The U.S. Food and Drug Administration (FDA) is continuing its crusade to take down kratom (Mitragyna speciosa), a plant in the coffee family that’s earned the reputation for being an alternative to opioids. Native to tropical Southeast Asia, people in the area have used kratom leaves as an herbal remedy for centuries not only to relieve pain but also to increase energy and enhance well-being.
According to the American Kratom Association (AKA), a grassroots advocacy organization that is trying to keep kratom legal, kratom is not a drug, an opiate or a synthetic substance. In fact, they state it’s more like coffee and tea than any other substances. That said, kratom binds to some of the same opioid receptor sites as opioid drugs, which may be why many people find it so effective.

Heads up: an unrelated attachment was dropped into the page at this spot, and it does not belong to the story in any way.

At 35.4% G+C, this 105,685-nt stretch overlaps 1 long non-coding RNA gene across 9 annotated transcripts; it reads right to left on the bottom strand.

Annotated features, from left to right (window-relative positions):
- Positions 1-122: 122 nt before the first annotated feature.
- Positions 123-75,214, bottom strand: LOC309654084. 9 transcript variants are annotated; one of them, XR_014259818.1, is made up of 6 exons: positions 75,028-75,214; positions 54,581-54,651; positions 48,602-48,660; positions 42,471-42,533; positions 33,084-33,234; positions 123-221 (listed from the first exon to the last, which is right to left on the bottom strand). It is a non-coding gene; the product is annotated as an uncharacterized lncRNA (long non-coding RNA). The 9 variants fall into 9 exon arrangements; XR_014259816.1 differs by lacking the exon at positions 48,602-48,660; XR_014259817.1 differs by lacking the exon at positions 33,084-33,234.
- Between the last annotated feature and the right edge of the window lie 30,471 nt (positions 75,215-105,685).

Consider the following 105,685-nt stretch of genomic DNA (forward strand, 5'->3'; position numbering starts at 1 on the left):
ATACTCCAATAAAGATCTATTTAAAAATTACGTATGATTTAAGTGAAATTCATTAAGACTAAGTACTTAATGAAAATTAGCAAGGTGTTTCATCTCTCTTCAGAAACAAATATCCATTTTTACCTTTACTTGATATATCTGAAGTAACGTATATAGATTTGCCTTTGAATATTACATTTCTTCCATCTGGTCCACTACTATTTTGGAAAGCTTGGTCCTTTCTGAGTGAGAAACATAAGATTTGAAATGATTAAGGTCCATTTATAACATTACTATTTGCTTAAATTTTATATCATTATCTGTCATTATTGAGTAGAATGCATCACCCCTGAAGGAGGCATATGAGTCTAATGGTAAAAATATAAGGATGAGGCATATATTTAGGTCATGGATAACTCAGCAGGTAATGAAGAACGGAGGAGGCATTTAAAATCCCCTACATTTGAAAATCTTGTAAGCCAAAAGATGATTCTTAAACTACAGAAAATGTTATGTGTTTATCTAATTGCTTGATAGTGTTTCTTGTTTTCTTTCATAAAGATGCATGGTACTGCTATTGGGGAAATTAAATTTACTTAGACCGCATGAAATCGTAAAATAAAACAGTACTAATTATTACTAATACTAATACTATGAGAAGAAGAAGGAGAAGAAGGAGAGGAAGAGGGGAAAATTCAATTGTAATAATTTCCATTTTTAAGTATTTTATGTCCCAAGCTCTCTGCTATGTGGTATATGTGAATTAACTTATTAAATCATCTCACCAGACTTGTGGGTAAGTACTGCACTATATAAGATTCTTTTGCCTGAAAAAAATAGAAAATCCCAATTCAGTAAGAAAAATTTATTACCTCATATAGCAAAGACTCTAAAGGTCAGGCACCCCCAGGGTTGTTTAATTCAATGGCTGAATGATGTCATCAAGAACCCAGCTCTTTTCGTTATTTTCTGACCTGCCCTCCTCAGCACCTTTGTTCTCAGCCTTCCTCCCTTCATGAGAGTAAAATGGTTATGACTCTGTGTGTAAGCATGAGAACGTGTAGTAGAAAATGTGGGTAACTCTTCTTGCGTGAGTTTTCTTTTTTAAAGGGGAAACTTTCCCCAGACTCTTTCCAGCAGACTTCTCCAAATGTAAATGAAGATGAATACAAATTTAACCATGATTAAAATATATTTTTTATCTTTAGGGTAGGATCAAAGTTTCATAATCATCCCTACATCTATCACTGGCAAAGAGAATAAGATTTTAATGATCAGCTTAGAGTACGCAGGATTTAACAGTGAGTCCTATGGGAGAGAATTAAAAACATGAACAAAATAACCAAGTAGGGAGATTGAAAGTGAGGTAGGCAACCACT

“Chocolate, coffee, exercise and even human breast milk hit these receptor sites in a similar fashion,” AKA notes.1 The FDA, however, in their latest statement against this age-old plant, is using this fact to “underscore its potential for abuse” and otherwise warn people to stop taking the remedy.2
FDA Says Scientific Analysis Provides ‘Even Stronger Evidence’ Against Kratom
In November 2017, the FDA issued a public health advisory regarding risks associated with kratom use, suggesting that its usage could “expand the opioid epidemic.” The FDA claimed at the time that calls to U.S. poison control centers regarding kratom increased tenfold from 2010 to 2015 and said 36 deaths were associated with the use of kratom-containing products.3
They also cited “serious side effects” like seizures, liver damage and withdrawal symptoms associated with its use although, as the Huffington Post noted, “[T]hese potentially deadly symptoms don’t appear in any sort of discernible pattern in the cases the FDA cites, and they’re not well-documented elsewhere.”4 In February 2018, the FDA’s latest warning was released, this time with supposedly “even stronger evidence” of kratom’s potential for abuse.